|Figure 2: CT angiography confirming the left digital artery aneurysm. CT: Computed tomography|
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| Discussion|| |
Aneurysms of the digital artery are rare, but an important differential diagnosis in patients presenting with a lump in the hand. Due to the paucity of literature on digital artery aneurysms, etiological evidence is lacking. They can be congenital, occur secondary to penetrating injury or recurrent blunt microtrauma. The majority of true aneurysms are due to repetitive microtrauma from occupational injury, for example metal work, radiography, and professional golf. The remainder of true aneurysms is either congenital or of unknown cause.
Previous case reports have suggested that mechanisms of chronic trauma causing digital artery aneurysm include bowling, volleyball, baseball, golf, and repetitive trauma from a wedding ring. We did not find any of the causes mentioned in the literature for our case.
Imaging modalities varied across the reviewed literature with the use of magnetic resonance angiography, ultrasound scan, angiography, and CT angiogram all being reported. Bouvet et al. have recently suggested an imaging algorithm for diagnosis of aneurysms of the hand. Ultrasound scanning is the primary modality for diagnosis of palpable masses in the hand, which can then be supplemented by CT angiography if there is no evidence of acute ischemia. This was the approach used for diagnosis in our case and serves to further strengthen the evidence for CT angiography as a diagnostic adjunct in similar presentations.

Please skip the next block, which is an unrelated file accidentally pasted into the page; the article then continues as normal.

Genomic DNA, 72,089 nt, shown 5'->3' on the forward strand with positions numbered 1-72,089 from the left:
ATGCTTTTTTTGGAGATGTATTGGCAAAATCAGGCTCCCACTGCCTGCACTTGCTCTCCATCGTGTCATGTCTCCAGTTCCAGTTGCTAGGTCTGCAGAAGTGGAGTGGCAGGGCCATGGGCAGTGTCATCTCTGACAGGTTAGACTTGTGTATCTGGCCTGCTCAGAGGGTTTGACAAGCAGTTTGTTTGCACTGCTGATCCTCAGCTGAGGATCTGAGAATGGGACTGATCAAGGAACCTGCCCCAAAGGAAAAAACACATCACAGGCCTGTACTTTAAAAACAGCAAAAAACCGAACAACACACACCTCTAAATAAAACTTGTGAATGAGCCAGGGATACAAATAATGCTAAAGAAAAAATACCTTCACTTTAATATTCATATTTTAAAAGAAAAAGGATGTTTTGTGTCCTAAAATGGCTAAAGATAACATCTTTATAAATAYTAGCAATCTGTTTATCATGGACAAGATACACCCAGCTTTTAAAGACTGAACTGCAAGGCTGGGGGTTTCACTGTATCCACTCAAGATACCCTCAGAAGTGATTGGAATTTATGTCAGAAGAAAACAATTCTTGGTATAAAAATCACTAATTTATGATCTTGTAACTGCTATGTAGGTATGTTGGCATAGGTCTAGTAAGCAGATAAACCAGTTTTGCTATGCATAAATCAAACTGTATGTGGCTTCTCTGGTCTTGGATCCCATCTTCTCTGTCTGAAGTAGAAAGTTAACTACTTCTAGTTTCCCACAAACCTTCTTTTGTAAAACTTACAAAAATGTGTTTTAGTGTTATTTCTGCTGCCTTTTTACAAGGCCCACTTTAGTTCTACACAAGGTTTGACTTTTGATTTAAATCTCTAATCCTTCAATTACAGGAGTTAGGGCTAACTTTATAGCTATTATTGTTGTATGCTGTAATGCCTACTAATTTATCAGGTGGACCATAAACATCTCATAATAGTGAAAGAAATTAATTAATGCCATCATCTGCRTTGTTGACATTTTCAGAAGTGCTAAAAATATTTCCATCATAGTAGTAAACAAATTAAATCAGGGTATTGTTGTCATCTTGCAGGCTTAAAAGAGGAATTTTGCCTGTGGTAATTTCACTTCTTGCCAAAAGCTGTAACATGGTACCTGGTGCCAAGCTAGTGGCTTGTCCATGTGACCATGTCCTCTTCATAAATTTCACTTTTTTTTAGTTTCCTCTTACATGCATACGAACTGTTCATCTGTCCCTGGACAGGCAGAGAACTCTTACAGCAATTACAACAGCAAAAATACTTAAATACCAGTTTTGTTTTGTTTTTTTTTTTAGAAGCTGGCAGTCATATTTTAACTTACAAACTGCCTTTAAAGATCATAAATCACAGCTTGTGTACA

There are several documented surgical techniques for treatment of aneurysms of the hand. These include excision and ligation, end-to end microsurgical anastomosis, vein grafting, and arterial grafting.
Excision and ligation is the most commonly used technique. However, on-table testing suggestive of insufficient collateral supply necessitates grafting or direct anastomosis. In our case, after clamping the artery proximally and distally of aneurysm, the finger turned pale with no capillary filling. There were no appreciable Doppler signals in the digital arteries. Hence, we decided for the revascularization of the digital artery after excision of the aneurysm.
In conclusion, digital artery aneurysms remain a rare presentation, and the management varies across the literature. While outcomes are favorable following excision and ligation, restoration of blood supply is mandatory in patients with insufficient collateral supply. We report such a case of excision of the digital artery and restoration of vascular supply with microvascular anastomosis.
Declaration of patient consent
The authors certify that they have obtained all appropriate patient consent forms. In the form, the patient has given his consent for his images and other clinical information to be reported in the journal. The patient understands that name and initials will not be published, and due efforts will be made to conceal identity, but anonymity cannot be guaranteed.
Financial support and sponsorship
Conflicts of interest
There are no conflicts of interest.
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[Figure 1], [Figure 2], [Figure 3], [Figure 4], [Figure 5], [Figure 6], [Figure 7]